Shadow State of the Nation
Updated: Aug 27, 2019
It is not just that Jacob Zuma and his supporters cast a long shadow over the Ramaphosa administration.
They represent for the first time since the end of the Bantustans and near civil-war of the 1990s the resurgence of regional and local elites. This is the genie that Zuma let out of the bottle. For the last ten years, municipal officials and politicians, regional ANC office-bearers, provincial bureaucrats and various business people have successfully resisted and undermined national institutions. The National Treasury’s authority in Premier League provinces was pushed back. Local crooks escaped arrest and prosecution. Regional and local elites ignored the findings of the Auditor-General and National Treasury regulations. Municipalities refused to invest in infrastructure and activities according to COGTA’s Integrated Urban Development Framework.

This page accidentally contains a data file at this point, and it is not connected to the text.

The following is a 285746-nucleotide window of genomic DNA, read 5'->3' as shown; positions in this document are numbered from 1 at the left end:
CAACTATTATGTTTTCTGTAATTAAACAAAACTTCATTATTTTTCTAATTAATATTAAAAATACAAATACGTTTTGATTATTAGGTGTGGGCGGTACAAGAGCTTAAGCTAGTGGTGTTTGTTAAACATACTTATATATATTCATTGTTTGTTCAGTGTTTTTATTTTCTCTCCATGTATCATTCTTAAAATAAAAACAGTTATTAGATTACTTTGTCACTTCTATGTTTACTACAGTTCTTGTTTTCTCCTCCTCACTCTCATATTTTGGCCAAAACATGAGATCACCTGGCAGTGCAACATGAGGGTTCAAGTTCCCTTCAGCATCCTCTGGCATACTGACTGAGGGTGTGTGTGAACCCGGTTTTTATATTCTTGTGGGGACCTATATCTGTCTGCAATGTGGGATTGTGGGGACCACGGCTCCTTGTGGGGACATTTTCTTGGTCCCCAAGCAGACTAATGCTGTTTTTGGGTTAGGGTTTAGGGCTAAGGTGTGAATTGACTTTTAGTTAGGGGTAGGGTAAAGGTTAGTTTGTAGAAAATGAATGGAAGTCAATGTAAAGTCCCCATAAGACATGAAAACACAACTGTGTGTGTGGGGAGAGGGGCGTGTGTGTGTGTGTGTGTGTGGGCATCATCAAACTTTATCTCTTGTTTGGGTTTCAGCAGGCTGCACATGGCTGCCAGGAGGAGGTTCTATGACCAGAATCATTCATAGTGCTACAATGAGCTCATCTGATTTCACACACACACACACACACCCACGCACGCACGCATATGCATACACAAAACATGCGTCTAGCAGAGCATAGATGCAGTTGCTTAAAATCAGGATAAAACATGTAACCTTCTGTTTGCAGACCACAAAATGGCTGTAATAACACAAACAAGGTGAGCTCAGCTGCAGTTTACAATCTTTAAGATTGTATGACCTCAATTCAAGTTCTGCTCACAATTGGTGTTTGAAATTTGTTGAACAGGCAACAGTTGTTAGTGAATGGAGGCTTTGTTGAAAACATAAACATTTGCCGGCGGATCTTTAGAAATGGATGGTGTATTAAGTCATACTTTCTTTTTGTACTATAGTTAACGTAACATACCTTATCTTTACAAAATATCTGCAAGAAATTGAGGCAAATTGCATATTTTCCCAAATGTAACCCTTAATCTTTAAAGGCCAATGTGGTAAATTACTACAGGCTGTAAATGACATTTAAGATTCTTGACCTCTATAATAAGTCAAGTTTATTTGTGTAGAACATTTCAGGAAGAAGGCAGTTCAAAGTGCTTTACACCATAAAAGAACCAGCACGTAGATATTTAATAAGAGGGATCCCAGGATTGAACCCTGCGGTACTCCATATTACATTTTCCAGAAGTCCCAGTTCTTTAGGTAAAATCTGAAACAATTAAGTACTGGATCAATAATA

If elite contestation has been unruly for government, it has been equally destabilisng of South Africa’s politics. During the years of Thabo Mbeki a loose coalition of politicians, civil-servants and corporate heads was beginning to congeal into a governing elite. It brought stability to political affairs, at least in the State and in parts of the economy. The ANC’s Polokwane conference put paid to this development. Rather than substitute a ‘neoliberal’ coalition with a more ‘radical’ alternative, Polowane opened the door to non-stop jostling for power. The Zuma government was not so much the rule of a ’big man’ as the contestation between ‘big men and women’ througout the state. This contestation is what has made South Africa feel so unstable and prone to crisis for a decade.
So the challenge for a Ramaphosa government is not simply to deal with corruption and implement sound policies. Both of these actions will depend on stabilising a deteriorating situation of elite conflict.